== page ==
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Alan Diaz, Associated Press
Vice President Joe Biden gestures as he talks to Biotechnology students Wednesday, Sept. 2, 2015, at Miami Dade College in Miami. Vice President Biden traveled to Florida to support Senate Democrats and the administration's education agenda.

MIAMI — Approaching a time of decision, Vice President Joe Biden tested the political waters in Florida on Wednesday as he mulls over whether to join a 2016 presidential race that's left a lot Democrats wanting more choice.

Biden attended a fundraiser Wednesday night for Senate Democrats after a speech at Miami Dade College promoting the administration's education agenda. At every turn, he's been watched for any hints about his 2016 ambitions as Democrats debate whether the race would benefit from his taking on Hillary Rodham Clinton or whether he'd be coming to the contest too late.

He may have dropped a hint at the college, saying, "People who aren't willing to risk failing never succeed."

But the remark, at least on its surface, was about the courage it takes for students to go back to community college after being out for years.

Biden later mingled with the types of donors he'd need to challenge Clinton for the nomination. Altogether, he's kicked off a series of events in the next week allowing him to defend President Barack Obama's record.

At Miami Dade College, Biden said he and Obama had sought to address the economic disparities between the wealthy and poor and that the nation was on the verge of an "economic renaissance." He spoke about the Obama administration's plan to provide two years of free community college to students as a building block for future generations.

Noting the large press corps following him, Biden joked, "Their interest in community college has impressed me greatly!" At one point during his speech, what appeared to be a butterfly soared overhead, prompting Biden to quip, "The butterfly agrees with me!" He later brushed off reporters' questions on whether he would run.

Interest in a Biden bid has intensified in recent weeks as Clinton has struggled with what some Democrats consider a lackluster start to her campaign and scrutiny over her use of a private email account and server as President Barack Obama's secretary of state.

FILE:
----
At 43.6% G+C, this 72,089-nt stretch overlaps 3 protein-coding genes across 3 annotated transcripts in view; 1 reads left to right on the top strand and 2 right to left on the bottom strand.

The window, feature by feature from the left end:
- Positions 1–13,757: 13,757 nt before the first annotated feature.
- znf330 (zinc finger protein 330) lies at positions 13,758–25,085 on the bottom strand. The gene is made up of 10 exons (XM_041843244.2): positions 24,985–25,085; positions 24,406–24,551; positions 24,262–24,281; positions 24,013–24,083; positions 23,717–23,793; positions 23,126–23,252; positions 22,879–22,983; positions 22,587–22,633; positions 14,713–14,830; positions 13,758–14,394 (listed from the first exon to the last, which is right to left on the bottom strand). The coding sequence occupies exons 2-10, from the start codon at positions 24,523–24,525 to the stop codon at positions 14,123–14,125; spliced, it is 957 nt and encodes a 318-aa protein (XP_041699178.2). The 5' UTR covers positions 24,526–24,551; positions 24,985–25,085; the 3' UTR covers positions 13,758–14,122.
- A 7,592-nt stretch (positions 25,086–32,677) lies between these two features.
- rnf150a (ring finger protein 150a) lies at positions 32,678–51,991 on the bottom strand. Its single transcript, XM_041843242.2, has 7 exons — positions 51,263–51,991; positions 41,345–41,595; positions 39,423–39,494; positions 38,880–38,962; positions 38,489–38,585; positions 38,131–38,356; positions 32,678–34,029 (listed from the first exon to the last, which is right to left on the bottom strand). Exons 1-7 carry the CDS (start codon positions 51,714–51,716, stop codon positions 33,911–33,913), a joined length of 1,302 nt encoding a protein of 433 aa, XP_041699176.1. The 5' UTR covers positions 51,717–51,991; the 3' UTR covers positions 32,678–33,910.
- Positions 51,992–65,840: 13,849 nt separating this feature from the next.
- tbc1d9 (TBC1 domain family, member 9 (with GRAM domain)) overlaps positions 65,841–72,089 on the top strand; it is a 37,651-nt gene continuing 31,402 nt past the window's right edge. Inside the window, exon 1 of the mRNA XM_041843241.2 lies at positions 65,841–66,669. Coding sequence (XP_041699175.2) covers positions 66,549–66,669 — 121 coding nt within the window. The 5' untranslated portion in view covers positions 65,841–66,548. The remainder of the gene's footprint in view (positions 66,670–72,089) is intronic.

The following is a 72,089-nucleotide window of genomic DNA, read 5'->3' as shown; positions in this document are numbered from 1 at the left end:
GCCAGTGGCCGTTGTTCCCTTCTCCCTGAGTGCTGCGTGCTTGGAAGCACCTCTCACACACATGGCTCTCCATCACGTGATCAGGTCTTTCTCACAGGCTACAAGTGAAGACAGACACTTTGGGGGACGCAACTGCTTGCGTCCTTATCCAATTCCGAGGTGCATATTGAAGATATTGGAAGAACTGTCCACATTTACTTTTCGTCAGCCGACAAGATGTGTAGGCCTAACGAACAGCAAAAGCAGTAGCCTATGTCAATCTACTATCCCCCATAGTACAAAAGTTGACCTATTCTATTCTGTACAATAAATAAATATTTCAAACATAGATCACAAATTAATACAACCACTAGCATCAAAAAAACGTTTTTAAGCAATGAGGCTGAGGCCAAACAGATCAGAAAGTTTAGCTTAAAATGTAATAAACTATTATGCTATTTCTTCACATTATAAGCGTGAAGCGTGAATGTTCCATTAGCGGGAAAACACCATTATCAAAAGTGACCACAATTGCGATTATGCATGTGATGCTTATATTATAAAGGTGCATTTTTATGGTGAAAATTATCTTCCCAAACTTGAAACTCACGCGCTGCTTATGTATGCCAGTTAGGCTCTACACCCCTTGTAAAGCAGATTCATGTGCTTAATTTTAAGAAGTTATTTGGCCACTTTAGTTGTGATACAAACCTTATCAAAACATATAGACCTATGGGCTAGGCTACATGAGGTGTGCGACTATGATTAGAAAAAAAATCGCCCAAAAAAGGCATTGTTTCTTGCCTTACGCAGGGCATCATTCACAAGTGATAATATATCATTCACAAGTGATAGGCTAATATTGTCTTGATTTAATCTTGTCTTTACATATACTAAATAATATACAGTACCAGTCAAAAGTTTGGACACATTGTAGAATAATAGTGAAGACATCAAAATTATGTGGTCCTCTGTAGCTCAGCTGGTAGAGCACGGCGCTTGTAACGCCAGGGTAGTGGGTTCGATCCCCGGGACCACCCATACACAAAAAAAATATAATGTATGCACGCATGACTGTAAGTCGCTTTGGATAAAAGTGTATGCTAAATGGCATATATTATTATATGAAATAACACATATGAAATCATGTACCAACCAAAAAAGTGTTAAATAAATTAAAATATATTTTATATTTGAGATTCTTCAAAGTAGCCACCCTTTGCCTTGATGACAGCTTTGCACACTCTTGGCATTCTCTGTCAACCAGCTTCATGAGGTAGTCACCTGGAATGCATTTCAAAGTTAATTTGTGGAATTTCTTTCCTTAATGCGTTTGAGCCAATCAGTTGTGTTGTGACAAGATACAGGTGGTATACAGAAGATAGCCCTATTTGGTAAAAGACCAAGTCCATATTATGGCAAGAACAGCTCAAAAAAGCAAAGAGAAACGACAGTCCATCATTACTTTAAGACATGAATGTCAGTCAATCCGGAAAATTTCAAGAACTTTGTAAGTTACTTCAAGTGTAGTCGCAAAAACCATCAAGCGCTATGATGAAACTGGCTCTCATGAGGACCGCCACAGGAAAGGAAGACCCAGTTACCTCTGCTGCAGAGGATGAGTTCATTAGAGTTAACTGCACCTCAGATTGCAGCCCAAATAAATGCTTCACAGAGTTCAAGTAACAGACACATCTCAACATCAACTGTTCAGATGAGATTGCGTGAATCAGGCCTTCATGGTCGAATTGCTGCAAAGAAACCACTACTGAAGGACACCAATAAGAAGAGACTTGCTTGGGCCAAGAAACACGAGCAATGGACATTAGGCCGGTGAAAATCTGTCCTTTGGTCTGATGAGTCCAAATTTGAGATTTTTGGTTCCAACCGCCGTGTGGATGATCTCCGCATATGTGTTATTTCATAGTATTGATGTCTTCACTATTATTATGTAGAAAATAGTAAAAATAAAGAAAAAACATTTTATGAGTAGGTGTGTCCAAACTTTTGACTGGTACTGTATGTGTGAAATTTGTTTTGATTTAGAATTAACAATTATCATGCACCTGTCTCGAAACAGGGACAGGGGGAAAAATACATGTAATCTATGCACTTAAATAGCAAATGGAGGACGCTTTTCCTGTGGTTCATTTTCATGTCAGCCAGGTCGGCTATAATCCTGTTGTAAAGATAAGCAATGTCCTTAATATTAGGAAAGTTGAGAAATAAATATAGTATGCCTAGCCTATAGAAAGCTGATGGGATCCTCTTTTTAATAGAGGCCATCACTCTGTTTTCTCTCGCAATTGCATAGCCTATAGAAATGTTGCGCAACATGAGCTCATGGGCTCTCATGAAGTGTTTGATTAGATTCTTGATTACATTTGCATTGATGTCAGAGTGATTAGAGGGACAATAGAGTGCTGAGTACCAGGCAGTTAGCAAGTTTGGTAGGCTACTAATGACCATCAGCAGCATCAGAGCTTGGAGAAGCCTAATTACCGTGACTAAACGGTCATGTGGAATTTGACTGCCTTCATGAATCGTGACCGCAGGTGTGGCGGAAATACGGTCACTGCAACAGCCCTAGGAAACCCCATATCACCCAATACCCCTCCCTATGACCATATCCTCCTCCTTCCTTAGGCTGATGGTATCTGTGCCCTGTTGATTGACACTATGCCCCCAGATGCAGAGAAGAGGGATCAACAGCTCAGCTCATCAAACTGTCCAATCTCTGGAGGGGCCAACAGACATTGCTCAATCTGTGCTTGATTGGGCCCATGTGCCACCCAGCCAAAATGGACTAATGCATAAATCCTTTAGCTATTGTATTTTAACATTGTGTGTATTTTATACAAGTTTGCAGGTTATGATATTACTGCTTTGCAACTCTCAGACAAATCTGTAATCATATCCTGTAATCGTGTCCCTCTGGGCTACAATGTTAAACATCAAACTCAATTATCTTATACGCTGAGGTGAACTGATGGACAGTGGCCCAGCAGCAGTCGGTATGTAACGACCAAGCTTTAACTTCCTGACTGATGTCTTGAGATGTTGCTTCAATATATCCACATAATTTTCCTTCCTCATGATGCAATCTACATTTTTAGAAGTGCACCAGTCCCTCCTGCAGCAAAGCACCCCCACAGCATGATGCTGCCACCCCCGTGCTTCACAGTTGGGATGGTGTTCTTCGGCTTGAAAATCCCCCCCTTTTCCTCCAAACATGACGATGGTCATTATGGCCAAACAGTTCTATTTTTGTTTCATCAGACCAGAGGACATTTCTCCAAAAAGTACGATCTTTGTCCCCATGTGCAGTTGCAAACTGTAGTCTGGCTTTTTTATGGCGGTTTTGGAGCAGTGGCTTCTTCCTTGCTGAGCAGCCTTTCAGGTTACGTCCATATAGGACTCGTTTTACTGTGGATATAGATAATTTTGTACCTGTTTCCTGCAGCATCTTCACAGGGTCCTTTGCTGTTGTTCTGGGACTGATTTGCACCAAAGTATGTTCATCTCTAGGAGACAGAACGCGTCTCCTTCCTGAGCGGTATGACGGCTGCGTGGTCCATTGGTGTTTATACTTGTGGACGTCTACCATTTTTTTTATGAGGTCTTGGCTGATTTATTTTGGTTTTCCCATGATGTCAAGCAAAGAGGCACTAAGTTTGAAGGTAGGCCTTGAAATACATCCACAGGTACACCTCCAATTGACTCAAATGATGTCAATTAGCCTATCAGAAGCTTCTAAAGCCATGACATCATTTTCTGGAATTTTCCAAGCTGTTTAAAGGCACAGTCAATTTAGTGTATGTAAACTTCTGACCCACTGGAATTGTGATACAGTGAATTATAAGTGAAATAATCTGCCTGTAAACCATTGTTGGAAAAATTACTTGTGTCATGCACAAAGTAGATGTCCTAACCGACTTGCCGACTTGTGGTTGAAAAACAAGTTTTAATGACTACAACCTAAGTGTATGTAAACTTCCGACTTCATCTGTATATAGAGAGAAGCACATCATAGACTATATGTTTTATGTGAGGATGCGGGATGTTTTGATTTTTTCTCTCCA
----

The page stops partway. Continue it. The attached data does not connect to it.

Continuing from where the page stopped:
"There's a malaise inside the race right now with Clinton," said Tony Bisagnano, an Iowa state senator who backed Biden's campaign in 2008 and wants him to run again. "People I know who are supporting her are not necessarily withdrawing, but are unenthusiastic."

But he cautioned, "We're getting close to where it's going to be a tough race if he waits much longer."

A Democrat familiar with Biden's deliberations said recent discussions have focused on whether Biden's family would be ready to pursue a third presidential campaign only months after the death of the vice president's son, Beau Biden.

Also under consideration is whether Biden can meet the basic criteria to be a serious contender, such as whether he would have a plausible path to victory in the campaign and whether he would be able to raise enough money to be competitive.

The Democrat spoke on condition of anonymity because he was not authorized to speak publicly about the private conversations.

Biden's trip to Florida, one of the nation's premiere campaign battleground states, includes meetings with Jewish leaders on Thursday who are skeptical of Obama's effort to win support for a nuclear deal with Iran.

When his plane touched down in Miami, Biden was greeted on the tarmac by Miami-Dade County Mayor Carlos Gimenez and airport director Amelio Jimenez, sharing laughs with them and slipping both officials vice presidential challenge coins.

At the college, he toured a biotechnology lab, where a student asked if he wanted to join in her work. "I'm going to watch," Biden joked, looking at the press corps. "I can see the press headline: 'Biden screws up experiment.'"

On Thursday night, Biden will pitch the Iran deal in an address to Jewish leaders in Atlanta. He then heads to Pittsburgh to march in a Labor Day parade on Monday with AFL-CIO President Richard Trumka, who met privately with the vice president last week and says "the field is still wide open" if Biden decides to run.

The travels mark the latest chapter in Biden's deliberations, which have included private discussions with family members and longtime aides at his Delaware home and a Naval Observatory meeting with Massachusetts Sen. Elizabeth Warren, a popular liberal whose endorsement would be coveted by any Democratic candidate.

Warren said Wednesday that she and Biden had "a good long rambly policy conversation" at the Naval Observatory. Asked whether Biden raised the possibility of her running for vice president with him, Warren would only say, "It was a long conversation."

Biden is expected to decide within a month and Democrats say he would need to join the field in advance of the first televised debate on Oct. 13. Should he do so, he'll face several major obstacles against a field that includes Clinton, Vermont Sen. Bernie Sanders, an independent, former Maryland Gov. Martin O'Malley and others.

Associated Press writers Josh Lederman in Seward, Alaska, and Steve LeBlanc in Boston contributed to this report.

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